Why It’s Okay to “Fail” A Hike

Published on 04/06/2021 · 5 min readWe can’t always make it to every peak or finish every route. Camping & Hiking expert Hannah K. shares her thoughts on "failing" a hike.
Hannah K, Camping Expert
By Camping Expert Hannah K

Photo by Mukuko Studio

Ambition, desire, and a “send it” attitude push us to explore the beautiful world around us. But, we can’t always make it to every peak or finish every route. Circumstances—injuries or a lack of preparedness or not having all the gear necessary (amongst other things)—can stop us from finishing a trail. Let’s talk about why this is okay, what we can do to prevent this, and what we can learn from these experiences.

Why We Might Need to Turn Around

Before we get into why “failing” a hike is totally okay, let’s explore why we might need to turn around and head home in the first place. I highly recommend you read about my first thru-hiking experience to learn what not to do. It is a fun read, entertaining, and you can learn from my pain. Another great educational story is how I climbed a mountain with a broken foot and why it is a thousand percent not recommended.

So, the first obvious reason you may need to turn around is an injury. Maybe you fall and hurt your wrist or you step on a small pebble and twist your ankle. When you injure a muscle, ligament, or bone it is necessary to stop all movement and rest so you don’t create a worse injury and you give it time to heal. Continued motion on an injury can create a worse injury, a prolonged healing time, or incorrect healing. Aka that's bad.

You run out of food or water. You want to go on a longer day hike and think you have everything you need. Some time into the trail, you get hungry again and realize you ate all your trail mix already. Or you finished all your water and you don’t have your water filter to pick up some water from a stream nearby. Dehydration is very serious. Hiking up terrain requires you to drink more water than normal. If you run out, turn around to your car and try again later (bringing more water than you did last time).

You don’t have trekking poles or microspikes. These things aren’t always necessary but in particularly snowy or icy conditions these pieces of gear are crucial to help you on the terrain when normal shoes don’t have enough grip to keep you safe. Hiking on slippery trails without proper gear can lead to injuries—which is another reason why you should turn around. I recently took my dog out on a trail that had some icy moments. After a few falls (between both my dog and myself) I decided it was best to turn around and avoid twisting an ankle or injuring myself or my dog.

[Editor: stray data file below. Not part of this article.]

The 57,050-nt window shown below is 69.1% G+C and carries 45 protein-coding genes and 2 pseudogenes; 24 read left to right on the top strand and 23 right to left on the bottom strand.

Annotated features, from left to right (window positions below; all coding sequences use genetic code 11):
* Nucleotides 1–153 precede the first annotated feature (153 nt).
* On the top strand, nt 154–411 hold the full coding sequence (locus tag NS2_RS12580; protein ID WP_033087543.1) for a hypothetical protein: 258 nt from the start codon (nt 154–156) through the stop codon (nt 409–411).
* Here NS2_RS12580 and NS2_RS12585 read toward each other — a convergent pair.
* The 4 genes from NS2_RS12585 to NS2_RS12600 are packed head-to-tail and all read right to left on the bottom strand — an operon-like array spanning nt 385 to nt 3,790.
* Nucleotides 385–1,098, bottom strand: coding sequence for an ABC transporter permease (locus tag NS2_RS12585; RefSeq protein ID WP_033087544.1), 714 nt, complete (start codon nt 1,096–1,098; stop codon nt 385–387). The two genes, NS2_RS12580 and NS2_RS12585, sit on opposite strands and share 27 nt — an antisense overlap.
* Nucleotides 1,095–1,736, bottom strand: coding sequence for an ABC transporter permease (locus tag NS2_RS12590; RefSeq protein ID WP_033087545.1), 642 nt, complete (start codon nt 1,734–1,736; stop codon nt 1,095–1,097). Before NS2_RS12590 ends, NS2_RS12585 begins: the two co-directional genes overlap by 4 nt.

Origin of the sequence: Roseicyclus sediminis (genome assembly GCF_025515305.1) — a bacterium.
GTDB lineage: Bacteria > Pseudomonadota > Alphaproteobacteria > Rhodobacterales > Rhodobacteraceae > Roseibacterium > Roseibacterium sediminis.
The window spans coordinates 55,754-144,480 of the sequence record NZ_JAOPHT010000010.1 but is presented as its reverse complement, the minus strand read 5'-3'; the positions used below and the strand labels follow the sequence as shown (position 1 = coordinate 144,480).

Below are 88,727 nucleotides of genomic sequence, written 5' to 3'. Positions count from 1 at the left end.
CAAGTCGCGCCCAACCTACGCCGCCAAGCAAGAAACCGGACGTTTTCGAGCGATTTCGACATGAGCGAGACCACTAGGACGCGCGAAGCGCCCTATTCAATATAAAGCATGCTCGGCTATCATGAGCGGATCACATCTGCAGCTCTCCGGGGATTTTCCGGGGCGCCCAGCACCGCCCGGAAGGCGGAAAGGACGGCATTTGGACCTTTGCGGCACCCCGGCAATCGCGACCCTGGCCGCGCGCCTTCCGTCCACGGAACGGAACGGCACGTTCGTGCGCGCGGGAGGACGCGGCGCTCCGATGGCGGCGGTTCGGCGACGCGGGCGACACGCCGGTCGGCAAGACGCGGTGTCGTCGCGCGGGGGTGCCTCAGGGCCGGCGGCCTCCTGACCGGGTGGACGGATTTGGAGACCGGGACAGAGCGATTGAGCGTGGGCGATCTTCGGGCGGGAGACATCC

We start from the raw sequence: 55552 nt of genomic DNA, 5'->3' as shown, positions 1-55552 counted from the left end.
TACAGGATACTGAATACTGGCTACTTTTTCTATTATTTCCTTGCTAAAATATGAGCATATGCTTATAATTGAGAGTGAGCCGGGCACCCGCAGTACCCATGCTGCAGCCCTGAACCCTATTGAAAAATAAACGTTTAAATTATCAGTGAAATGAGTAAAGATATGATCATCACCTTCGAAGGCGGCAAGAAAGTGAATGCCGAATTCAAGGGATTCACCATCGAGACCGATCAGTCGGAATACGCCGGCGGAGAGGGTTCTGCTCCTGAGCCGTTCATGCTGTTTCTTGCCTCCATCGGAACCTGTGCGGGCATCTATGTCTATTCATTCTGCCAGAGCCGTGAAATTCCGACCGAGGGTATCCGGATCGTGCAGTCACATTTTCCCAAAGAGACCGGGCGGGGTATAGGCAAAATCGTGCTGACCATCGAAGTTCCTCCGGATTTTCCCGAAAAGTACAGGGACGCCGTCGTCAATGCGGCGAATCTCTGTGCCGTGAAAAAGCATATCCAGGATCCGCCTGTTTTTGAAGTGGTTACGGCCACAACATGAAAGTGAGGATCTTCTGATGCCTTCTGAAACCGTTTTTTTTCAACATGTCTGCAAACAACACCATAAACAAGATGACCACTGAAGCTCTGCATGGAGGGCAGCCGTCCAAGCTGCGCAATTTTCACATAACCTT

Photo by Clay Banks

Weather conditions can also be a reason to turn around. Imagine this: It’s summer. You start the hike early but the sun comes up sooner than you thought and it becomes far too hot. You don’t have enough sunscreen or water. What should you do? Turn around.

Or maybe it starts raining too hard and you don’t have waterproof shoes. Maybe it starts snowing. Maybe your toes start to get some frostbite. Anything is possible and weather conditions can change very quickly in parts of the country. There is no shame in turning around because of this—or any other reason.

You get tired and your body simply can’t go further. In most of my articles I try to remind the readers to listen to your body. It is the most important thing you can do. If your body says no, turn around. It is not worth possibly hurting yourself to make it to the peak. You can always try again later. The mountain will be around longer than you will and you only have one body—treat it well, my friends.

What We Can Learn

Situations like these can have saddening mental and emotional effects—but turning around on a trail is nothing to be ashamed of or upset about. We can take away valuable lessons that will make us even more prepared for our next attempt. 1. Bring more food, water, and clothes than you think are necessary. 2. Always carry a first aid kit. You never know what may happen and it’s best to be prepared. 3. Proper gear—whether it's for winter or summer—is essential to keep you safe. 4. Train for those harder hikes, physically and mentally. 5. Don’t hike with a broken foot. Or a broken anything. 6. Bring a water filter of some kind. 7. Check the weather before you go to the trailhead. 8. If you are hiking alone, tell someone where you are going and when you plan on being back. 9. Consider subscribing to a service where you can notify emergency services if you need help. 10. Change your perspective from “I failed” to “I learned.”

Photo by Simon Migaj

Why We Should Stop Calling It a “Fail”

Turning around is not failing a hike. Sure, you didn’t finish the entire route but you still got out of bed and got your body moving. You still saw some beautiful sights. You experienced something new and learned something along the way. How could this possibly be considered “failing?”

Well, it’s not! Swap the word “failed” to “learned” and the way you think about this experience will change from a negative to a positive.

Another good word swap is “I have to” to “I get to.”

So, learn from my mistakes (or your own) and arrive better prepared next time to have the best possible chance of achieving your goal. “Sending it and regretting it,” as my friend promotes, is a dangerously optimistic way to send. I’m all for sending. Send, but send safely folks! Bring that extra water bottle, make two peanut butter and jelly sandwiches, carry an extra layer, and of course—listen to your body!

Have any other questions or thoughts about this topic? Hit me up through my profile and let’s chat about all things outdoors.

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